A new University of British Columbia study is examining how effective school and community programs are at reducing homophobic bullying of lesbian, gay, bisexual, transgender and straight youth.
The five-year study is being led by Professor Elizabeth Saewyc, with $2 million in funding from the Canadian Institutes of Health Research (CIHR). It is the agency’s single largest investment aimed at improving health and school outcomes for sexual minority youth, says a Feb 20 UBC news release.
“We know from previous research how common stigma and anti-gay bullying is in schools across Canada and the health problems such violence can lead to,” says Saewyc, a professor of nursing and adolescent medicine at UBC’s School of Nursing.
“Schools and communities are using a lot of different strategies to try to change this, but very few of these strategies have been evaluated, to see not only if they work, and how well they work, but why they work,” Saewyc says.
According to Statistics Canada, 458 young Canadians between the ages of 10 and 24 committed suicide in 2008. Egale says suicide is the second leading cause of death among Canadian youth, and studies have found suicide rates among gay youth are four times higher than their non-queer peers, the CBC has reported.
Researchers from 10 universities — representing seven Canadian provinces and several US States — are co-investigators on the study. Research partners also include ministries of education and health, national teacher and public health associations, school districts and community programs that work with schools.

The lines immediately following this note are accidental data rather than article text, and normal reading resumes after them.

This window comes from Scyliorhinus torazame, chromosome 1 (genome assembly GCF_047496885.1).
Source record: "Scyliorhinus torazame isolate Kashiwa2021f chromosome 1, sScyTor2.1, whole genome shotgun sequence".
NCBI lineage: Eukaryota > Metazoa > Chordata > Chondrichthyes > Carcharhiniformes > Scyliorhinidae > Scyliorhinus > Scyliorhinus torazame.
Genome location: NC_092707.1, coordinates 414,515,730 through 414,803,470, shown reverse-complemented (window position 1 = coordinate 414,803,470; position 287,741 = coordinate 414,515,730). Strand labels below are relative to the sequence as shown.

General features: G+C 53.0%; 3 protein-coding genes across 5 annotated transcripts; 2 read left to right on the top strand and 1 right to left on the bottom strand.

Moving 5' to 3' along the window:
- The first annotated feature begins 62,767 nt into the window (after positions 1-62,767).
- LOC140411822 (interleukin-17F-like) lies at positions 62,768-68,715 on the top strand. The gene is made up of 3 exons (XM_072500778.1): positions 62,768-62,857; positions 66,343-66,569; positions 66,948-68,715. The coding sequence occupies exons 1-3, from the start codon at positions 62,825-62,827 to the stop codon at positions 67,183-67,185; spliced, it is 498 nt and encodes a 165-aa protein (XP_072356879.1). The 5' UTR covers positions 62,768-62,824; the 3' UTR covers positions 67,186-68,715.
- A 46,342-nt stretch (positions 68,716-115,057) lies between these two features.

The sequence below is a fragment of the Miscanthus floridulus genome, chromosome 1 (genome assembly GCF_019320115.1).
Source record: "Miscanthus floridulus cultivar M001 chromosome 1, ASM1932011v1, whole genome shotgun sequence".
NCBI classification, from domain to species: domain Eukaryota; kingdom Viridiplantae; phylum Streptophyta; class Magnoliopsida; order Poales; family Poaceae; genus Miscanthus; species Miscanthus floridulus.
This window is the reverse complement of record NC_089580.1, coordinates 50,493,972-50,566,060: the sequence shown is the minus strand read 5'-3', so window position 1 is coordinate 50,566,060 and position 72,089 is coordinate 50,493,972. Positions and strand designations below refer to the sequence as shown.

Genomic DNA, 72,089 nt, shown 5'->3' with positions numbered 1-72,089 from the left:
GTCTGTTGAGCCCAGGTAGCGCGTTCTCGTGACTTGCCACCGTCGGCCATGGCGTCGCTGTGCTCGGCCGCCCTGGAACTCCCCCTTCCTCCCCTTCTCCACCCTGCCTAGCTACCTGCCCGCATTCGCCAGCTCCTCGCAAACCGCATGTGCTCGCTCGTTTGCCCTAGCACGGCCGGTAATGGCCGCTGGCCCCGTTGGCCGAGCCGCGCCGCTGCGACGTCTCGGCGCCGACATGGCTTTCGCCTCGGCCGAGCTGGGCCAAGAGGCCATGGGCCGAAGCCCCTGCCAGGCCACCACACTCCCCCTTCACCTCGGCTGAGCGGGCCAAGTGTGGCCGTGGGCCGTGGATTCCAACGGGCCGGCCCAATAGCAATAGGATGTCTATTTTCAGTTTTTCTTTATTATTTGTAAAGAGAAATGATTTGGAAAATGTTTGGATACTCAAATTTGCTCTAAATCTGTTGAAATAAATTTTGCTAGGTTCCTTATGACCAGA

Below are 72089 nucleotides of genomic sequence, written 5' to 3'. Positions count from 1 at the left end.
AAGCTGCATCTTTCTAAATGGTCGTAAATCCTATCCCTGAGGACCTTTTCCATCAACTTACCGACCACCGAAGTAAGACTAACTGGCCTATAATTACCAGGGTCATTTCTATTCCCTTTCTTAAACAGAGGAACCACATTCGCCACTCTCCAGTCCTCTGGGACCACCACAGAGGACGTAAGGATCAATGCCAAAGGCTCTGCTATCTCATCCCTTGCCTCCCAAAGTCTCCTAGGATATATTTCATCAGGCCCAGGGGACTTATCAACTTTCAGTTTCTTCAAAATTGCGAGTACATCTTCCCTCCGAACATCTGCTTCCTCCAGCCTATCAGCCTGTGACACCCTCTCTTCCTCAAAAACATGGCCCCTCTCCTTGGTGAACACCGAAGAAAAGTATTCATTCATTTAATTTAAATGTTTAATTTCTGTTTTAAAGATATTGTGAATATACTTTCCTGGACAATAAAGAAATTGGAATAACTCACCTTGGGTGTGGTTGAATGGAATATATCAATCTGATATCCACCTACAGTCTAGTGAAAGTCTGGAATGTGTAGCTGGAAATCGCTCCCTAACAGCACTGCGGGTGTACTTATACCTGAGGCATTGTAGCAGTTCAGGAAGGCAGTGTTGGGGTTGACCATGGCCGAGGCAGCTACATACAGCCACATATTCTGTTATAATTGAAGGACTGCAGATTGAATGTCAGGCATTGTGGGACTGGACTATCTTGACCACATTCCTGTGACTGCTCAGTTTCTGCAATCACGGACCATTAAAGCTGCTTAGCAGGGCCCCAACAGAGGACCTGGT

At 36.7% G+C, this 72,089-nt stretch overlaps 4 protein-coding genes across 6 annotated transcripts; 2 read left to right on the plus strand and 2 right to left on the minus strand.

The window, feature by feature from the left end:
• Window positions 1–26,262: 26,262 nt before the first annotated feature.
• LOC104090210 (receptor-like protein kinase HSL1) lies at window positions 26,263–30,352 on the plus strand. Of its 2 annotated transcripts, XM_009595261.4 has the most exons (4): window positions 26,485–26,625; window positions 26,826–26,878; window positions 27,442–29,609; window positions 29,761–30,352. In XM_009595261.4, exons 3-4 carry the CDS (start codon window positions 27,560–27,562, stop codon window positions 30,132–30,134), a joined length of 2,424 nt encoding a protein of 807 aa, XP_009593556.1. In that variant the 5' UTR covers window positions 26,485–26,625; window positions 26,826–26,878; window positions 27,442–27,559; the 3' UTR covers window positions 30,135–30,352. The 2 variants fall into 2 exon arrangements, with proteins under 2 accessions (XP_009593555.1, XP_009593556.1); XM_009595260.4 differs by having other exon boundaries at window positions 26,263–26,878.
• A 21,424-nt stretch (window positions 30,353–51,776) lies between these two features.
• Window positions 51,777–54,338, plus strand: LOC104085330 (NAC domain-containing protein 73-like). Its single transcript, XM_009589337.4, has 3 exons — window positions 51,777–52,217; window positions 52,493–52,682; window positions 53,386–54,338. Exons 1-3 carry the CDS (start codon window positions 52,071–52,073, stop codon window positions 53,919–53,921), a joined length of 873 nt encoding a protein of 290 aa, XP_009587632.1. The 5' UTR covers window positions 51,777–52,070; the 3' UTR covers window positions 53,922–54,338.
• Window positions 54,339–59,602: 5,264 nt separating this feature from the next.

The team will also study the experiences of heterosexual teens who are harassed because people assume they are gay.
“Homophobia can affect anyone,” Saewyc observes. “In any high school, there are far more heterosexual teens than lesbian, gay, bisexual or questioning teens, and because of this, we have found half or more of those targeted for anti-gay harassment actually identify as straight.
“There isn’t much research about them, but what there is suggests they have the same health consequences as LGBTQ youth who are bullied.”
Professor Joy Johnson, scientific director of CIHR’s Institute of Gender and Health says it’s essential for the organization to support the research.
“We hope the results of this study will lead to measures that will help to make school a positive experience for sexual minority youth in Canada,” she says. The study will continue through 2016.
Goals include tracking trends in harassment, health issues and positive assets for queer youth, using existing large-scale school-based surveys in BC, the Atlantic provinces, Minnesota and Massachusetts; conducting a national inventory of programs and policies to foster school connectedness and reduce bullying in school districts across Canada, and link to existing surveys of youth health and homophobia; studying the long-term effects of homophobic bullying on queer youth, and how supportive families, schools and communities might help buffer these risks; exploring queer youth health issues regionally, among boys and girls and within ethnic groups, including among youth who identify as heterosexual but are targeted because they’re perceived to be gay; and using in-depth case studies of school districts and community programs to better evaluate how change happens, and not only what works to “make it better,” but how it works.
Results from an American study on gay-straight alliances (GSAs) late in 2011 confirmed what Canadian students fighting for GSAs have been saying all along: clubs that provide support for queer youth help prevent depression, victimization, substance abuse and suicide.
Those were among the findings in High School Gay-Straight Alliances (GSAs) and Young Adult Well-Being: An Examination of GSA Presence, Participation, and Perceived Effectiveness, a new study by Caitlin Ryan, a San Francisco State University faculty member and director of the Family Acceptance Project, a research group that provides support for families with lesbian, gay, bisexual and transgender children.